No-one likes a censor, of course, but over the years the British Board of Film Classification has garnered plaudits for taking an educated and enlightened view when swinging its cutting knife.
More importantly, it is the body that decides what age classification to give movies and games. This is, to an extent, a subjective decision, bound to cause controversy. But the BBFC sets out clearly the rules to which it sticks, and in each case gives a detailed analysis of why a certain film or game is appropriate for children of 12, say, or 15. In doing so it provides concerned parents with enough information to make a decision on behalf of their own young 'uns: after all, one 8-year-old may be able to handle Ghostbusters, and another may make it only as far as the bit with those horrible stone dogs. (And that's okay, right, everyone I grew up with?)
This information is published on the BBFC website. But that's not a great deal of use when faced with an excited, Kia-ora-stuffed child, desparate to get in to see The Exorcist. Happily, the BBFC app - available for iPhone and Android - places this information at your fingertips. We tested the Android app.
Like all good reference services, the BBFC app is very simply laid out. It's not unpleasant to look at, but there's nothing fancy. And nor should there be. It's designed principally for smartphone-sized screens, but it's not jarringly wrong on our 10in tablet.
When you open the app by default you get a list of out-now and coming-soon films, listen alphabetically. You can refine this down to just current releases, or those that are upcoming. The same options are available for DVDs, and Games. We must report, however, that we had some trouble getting those options to load.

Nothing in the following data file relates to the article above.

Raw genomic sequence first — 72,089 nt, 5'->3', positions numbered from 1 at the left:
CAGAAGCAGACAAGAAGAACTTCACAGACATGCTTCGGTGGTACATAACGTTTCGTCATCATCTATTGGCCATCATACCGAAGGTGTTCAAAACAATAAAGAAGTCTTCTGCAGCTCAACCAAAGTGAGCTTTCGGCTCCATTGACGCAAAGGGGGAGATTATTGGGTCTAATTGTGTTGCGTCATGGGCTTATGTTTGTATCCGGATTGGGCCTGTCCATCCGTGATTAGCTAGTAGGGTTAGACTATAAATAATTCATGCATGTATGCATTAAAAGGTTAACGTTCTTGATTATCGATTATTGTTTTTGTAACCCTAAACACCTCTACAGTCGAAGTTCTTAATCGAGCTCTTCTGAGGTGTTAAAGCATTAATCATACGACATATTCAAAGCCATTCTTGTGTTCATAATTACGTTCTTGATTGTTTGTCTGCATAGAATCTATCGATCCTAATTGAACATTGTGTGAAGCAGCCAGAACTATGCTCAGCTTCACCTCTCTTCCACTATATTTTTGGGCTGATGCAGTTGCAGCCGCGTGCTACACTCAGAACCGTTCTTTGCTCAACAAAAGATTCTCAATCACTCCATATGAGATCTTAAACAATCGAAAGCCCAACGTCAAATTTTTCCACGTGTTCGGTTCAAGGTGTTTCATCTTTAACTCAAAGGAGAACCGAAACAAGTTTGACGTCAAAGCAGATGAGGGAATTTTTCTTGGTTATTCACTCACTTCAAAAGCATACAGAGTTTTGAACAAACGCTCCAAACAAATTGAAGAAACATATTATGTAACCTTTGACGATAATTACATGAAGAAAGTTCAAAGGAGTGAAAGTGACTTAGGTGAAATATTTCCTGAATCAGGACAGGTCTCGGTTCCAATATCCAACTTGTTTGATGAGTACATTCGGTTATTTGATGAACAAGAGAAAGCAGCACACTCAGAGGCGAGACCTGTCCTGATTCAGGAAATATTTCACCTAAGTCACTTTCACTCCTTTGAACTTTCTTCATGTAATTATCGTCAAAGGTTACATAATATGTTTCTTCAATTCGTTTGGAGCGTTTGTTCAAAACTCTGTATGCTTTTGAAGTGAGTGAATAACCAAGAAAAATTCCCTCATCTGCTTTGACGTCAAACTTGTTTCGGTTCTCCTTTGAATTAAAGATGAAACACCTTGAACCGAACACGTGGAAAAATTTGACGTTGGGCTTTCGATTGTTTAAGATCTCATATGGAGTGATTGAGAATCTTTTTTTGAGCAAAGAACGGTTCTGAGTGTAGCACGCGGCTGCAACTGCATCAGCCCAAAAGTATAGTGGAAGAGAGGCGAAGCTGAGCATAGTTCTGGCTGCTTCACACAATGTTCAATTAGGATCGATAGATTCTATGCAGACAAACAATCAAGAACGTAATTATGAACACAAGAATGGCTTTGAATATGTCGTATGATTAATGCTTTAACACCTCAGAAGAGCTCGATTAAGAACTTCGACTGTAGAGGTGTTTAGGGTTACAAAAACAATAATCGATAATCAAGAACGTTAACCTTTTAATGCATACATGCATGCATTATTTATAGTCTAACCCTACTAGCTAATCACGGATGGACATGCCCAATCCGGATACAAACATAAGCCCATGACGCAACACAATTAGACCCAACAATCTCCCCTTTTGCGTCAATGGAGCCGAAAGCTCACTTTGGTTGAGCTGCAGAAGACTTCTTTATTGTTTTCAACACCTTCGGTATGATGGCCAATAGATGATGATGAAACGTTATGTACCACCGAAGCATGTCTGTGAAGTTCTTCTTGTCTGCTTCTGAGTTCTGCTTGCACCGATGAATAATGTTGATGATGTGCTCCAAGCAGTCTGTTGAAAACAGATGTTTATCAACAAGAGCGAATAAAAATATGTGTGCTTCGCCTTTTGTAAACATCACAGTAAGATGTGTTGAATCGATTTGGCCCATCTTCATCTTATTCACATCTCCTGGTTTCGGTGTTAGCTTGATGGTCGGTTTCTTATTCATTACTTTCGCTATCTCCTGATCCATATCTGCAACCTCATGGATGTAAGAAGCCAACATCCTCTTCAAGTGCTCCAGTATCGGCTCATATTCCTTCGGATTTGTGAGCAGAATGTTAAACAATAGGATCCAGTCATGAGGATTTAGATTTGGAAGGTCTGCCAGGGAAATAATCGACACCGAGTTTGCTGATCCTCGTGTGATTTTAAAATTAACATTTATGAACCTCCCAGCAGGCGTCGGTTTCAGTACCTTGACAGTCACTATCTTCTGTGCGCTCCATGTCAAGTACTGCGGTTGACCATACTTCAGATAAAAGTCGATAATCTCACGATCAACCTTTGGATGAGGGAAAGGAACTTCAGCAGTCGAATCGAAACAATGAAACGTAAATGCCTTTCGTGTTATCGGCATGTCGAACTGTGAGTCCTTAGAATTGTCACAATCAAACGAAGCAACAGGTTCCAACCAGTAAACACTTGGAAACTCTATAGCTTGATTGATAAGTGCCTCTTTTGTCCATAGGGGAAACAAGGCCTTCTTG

UPDATE: These issues have now been fixed.
See also: Best Android Apps
If the film you need to check out is no longer available in the cinema, you can check through a huge database of films listed in the A-Z section. In essence, if a film has been released in the UK, there will be some detail about its classification, although only more recent films get the full treatment.
And what a treatment it is. By default, you get a cast list and the bare details of the film, as well as the classification, and a single sentence, such as what you'd see on the poster 'Contains mild scenes of danger', etc. But you'll probably want more, and under the 'Extended Classification Information' tab you can find a reasoned explanation of the categorisation, explaining in detail problem areas such as swearing, sexual references and drug taking. Be warned, these descriptors are very descriptive. It's strictly reading for the parent making the choice rather than the child who is the subject of it. Things are explained in detail, and bad language is faithfully reproduced.
It's all the information you are ever likely to need in order to make a decision about the age appropriateness of a film or game, in an easy to access and digest format. And, weirdly, we've started turning to the BBFC app rather than IMDB to get information about what movies to go see, as the information provided in some ways offers a perfect review of each title. We started off by describing what the BBFC does as subjective, but you'd be hard pressed to find a more objective and useful guide to the multiplex, in a more accessible form.